Differential role of atypical Rho GTPases Miro-1 a.. (MITOTRAFFICBYMIRO)
Differential role of atypical Rho GTPases Miro-1 and Miro-2 for controlling mitochondrial dynamics and transport
Start date: Oct 28, 2014,
End date: Oct 27, 2016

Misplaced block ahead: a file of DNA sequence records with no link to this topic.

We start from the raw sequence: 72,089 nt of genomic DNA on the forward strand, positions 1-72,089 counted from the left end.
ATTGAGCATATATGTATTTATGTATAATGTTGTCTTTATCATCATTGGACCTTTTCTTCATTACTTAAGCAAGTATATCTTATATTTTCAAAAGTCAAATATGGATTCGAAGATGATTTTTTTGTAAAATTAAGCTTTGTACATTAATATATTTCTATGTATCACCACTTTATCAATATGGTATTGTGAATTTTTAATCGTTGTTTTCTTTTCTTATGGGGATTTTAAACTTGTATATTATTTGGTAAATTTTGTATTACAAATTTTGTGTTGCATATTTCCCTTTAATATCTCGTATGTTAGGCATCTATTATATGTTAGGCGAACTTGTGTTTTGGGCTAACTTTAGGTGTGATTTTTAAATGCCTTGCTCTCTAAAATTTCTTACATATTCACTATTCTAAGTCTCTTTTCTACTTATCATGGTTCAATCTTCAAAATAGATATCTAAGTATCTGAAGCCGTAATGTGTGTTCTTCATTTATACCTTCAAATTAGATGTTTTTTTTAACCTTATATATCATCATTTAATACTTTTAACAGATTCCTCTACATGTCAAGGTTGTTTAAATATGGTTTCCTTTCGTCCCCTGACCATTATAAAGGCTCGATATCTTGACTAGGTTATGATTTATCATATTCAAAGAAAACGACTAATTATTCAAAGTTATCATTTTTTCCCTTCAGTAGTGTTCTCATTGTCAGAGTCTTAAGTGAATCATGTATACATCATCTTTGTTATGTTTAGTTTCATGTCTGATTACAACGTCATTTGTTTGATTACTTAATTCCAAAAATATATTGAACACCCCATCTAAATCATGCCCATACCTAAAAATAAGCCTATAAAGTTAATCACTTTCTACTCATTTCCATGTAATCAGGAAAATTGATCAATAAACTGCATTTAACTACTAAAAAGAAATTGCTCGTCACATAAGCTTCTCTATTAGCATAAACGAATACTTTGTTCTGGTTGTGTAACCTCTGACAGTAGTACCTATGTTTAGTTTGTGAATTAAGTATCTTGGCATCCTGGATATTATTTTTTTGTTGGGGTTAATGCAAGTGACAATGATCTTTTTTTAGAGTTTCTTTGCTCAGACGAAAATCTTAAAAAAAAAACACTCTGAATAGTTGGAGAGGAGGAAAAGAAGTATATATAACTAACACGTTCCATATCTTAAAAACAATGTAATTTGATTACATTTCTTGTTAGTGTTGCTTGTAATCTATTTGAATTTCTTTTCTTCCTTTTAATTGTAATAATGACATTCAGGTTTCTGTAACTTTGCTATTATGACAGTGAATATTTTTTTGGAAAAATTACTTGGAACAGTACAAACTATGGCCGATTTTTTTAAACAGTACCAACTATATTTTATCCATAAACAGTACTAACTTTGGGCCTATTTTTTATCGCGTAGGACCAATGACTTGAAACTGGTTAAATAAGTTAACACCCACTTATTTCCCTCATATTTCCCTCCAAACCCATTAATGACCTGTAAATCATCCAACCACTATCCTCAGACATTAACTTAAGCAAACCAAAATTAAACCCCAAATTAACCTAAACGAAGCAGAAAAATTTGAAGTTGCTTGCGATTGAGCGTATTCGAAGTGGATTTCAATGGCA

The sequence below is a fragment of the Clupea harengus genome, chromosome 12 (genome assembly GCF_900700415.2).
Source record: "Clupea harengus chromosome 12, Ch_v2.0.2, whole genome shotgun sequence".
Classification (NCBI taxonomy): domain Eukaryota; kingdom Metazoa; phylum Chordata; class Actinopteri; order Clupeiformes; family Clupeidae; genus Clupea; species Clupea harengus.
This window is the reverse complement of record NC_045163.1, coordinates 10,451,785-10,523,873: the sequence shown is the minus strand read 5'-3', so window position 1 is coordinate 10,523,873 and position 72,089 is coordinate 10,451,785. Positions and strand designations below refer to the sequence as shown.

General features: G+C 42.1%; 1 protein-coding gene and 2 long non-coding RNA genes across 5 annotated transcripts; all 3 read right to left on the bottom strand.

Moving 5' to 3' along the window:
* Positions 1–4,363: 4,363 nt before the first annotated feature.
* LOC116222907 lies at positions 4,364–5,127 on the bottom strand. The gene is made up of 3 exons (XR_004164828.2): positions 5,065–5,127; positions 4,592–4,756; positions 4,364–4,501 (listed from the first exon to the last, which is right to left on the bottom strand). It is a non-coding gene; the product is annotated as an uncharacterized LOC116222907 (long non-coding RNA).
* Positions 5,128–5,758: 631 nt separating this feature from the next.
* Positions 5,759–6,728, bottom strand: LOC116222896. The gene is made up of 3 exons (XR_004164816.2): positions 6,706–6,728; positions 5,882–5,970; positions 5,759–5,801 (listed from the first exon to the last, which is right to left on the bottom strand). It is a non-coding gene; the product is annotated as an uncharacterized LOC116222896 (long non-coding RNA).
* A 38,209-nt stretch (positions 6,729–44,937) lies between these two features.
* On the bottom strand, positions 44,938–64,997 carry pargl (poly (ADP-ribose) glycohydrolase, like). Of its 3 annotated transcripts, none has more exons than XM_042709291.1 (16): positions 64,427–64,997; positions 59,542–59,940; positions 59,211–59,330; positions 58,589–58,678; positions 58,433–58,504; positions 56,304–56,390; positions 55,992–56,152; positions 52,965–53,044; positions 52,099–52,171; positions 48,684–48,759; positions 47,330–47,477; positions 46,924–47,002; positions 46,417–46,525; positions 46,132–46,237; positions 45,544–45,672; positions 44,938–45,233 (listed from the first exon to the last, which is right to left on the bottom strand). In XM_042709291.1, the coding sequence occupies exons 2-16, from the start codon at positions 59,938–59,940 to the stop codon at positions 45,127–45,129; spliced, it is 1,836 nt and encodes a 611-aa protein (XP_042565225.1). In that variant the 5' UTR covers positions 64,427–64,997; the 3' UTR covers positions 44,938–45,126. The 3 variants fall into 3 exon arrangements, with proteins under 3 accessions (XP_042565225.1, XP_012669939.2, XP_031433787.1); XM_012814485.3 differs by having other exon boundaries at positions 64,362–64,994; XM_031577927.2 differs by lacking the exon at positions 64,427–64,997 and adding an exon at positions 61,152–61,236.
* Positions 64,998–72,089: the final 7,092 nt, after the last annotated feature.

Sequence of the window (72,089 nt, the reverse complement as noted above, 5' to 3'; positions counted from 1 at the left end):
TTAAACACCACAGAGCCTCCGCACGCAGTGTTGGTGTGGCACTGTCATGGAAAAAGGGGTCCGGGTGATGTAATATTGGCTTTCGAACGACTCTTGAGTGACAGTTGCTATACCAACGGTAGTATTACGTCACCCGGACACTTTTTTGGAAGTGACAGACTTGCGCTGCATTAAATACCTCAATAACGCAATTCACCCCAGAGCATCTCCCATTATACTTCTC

Regulated transport of mitochondria is essential for providing ATP spatio-temporaly to power nerve cell function and calcium buffering during release of neurotransmitters or post-synaptic receptor activation. The major player of this transport machinery is Mitochondrial Rho GTPases Miro-1 and Miro-2 present at the mitochondrial outer membrane which controls binding to the Kinesin for transport along microtubules. Miro-1 and 2 are paralogs shares ~60% homology in mammals (while nematode Caenorhabditis elegans and plants have 3 paralogs) while others have only one copy of Miro proteins. Using high resolution 3D live cell imaging, co-immunoprecipitation followed by mass spectrometric identification, expression of genetically encoded sensors in combination with pharmacological, electrical and optogenetic stimulation of neuronal activity in vivo, the molecular mechanism that allow two Miro proteins to tailor the spatial distribution and morphology of mitochondria will be explored. A key goal will be to explore the differential role of the Miro-1 and Miro-2 which can regulate diverse cellular processes such as constitutive and activity-dependent mitochondrial transport, ER-Mitochondria contact and calcium signalling in cultured cells and dendritic shafts and synapses in vivo. I will also try to identify novel proteins that interact with Miro-1 and Miro-2 proteins and their role in maintaining mitochondrial morphology and transport. To extend this knowledge further the role of Miro proteins in axonal transport and calcium signalling in vivo will be investigated with a deletion model in C. elegans. These studies will significantly advance our current understanding of the role played by mitochondrial trafficking for controlling diverse cellular function and may also help understand of how disrupted mitochondrial trafficking and function contribute to diseases.
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